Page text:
I am a corporate entertainer. This usually means that I am performing following a company banquet. I am always invited to eat beforehand (but prefer not to even though most hotels now could cater to me). I keep it simple: "Thank you but, because of food allergies, it's best for me to avoid feeling ill before my show." I realize that "allergy" is the incorrect word to use but it is understood quickly rather than "celiac" which has little reference points for most people and "disease" which gets people feeling sorry for me. This allows me to quickly move on and get down to the real business. For personal social occasions where there are more opportunities and time for conversation, I mention that "I have celiac disease and would rather enjoy my evening with you than eat and have to worry about what food may make me sick". This is almost always followed by questions which I have learned to answer honestly because people seem to be interested. This does it's job, is honest, and expresses that the reason I am there is for them and not the food. I notice more post-diagnosis than ever before how much of our life's events revolve around food. I also realize that removing myself from certain social norms does provide some discomfort for many others. This is not their fault nor is it ours - just know that some don't know how to react and their well-meant responses are not always the best choice. Anyway, that's just one man's approach
  4. Refined Sugar

    Both allergies and intolerance could produce similar outward symptoms? I don't get any skin reactions. I should mention that I was tested negative for signs of diabetes on a recent physical (didn't bother talking with my general doctor on this at the time as I wanted to speak with the specialist first).
  5. Refined Sugar

    Thanks everyone. What is the difference between a sugar allergy and a sugar intolerance? The reason I ask is to try to figure out who to visit next (ex. my allergist that I already have for my air-borne allergies). Could an allergy be missed - or not considered - by a Gastroenterologist? I realize that a specialist in one area may not think of potential causes outside of his/her expertise. It's good to at least know of potential questions to ask at my upcoming appointment.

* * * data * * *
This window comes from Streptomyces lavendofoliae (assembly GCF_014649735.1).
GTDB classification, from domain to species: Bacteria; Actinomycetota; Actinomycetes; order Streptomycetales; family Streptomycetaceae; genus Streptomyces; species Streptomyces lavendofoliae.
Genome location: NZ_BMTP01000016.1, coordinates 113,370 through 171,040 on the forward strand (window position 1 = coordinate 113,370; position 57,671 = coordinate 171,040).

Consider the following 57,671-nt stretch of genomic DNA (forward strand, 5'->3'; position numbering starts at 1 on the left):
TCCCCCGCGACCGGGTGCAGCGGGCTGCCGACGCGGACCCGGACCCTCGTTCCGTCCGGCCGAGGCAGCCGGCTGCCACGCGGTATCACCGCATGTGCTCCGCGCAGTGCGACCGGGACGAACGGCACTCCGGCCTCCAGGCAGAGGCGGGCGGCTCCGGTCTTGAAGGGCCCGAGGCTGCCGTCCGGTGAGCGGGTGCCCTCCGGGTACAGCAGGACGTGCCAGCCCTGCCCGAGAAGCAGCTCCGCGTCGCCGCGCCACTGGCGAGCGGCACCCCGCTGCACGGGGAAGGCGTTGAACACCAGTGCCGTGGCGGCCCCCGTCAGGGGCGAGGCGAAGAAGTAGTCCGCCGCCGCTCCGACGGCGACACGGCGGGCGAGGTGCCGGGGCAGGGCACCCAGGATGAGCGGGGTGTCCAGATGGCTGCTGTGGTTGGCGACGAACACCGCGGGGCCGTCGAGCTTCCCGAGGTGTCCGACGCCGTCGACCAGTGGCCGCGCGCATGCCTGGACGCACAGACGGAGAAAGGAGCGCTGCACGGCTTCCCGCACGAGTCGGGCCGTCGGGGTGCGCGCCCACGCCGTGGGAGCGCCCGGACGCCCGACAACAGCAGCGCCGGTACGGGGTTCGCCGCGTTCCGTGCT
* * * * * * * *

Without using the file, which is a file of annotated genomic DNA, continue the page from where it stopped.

6. Refined Sugar

    I've had intestinal reactions over the past couple of years even though I am VERY careful about my gluten-free diet. (note: it's been 9 years since I'm on a gluten-free diet) After some experimentation over about a year, I talked with my Gastroenterologist last year, informing him that I suspect that it is sugar that is causing me difficulty, but he assured me that sugars are about the easiest thing for our bodies to digest and absorb. He told me that it is likely something that is in the food that also contains the sugar. After another year of more thorough experimentation, I am VERY convinced that it is processed sugar that causes me difficulty. NOT fruits, NOT lactose, NOT artificial sweeteners, but refined sugars. Everything seems to point to this. I've booked another appointment with my Gastroenterologist and am hoping he'll help me in figuring this out. In the mean time, I've been on a STRICT sugar-free diet for the last 2 weeks. I am pleased to say that I feel better now than ever and have had zero intestinal issues. I also realize that cutting sugar out of my diet has it's own additional positive health effects. Like people have said to me: if you had to cut something out of your diet, sugar is a good one to go. It's still a challenge. And I still want to know for sure that sugar is the culprit. Has anyone else with Celiac have sensitivity to processed sugars only (NOT including lactose or fruit)? Or heard of this? Thank you so much.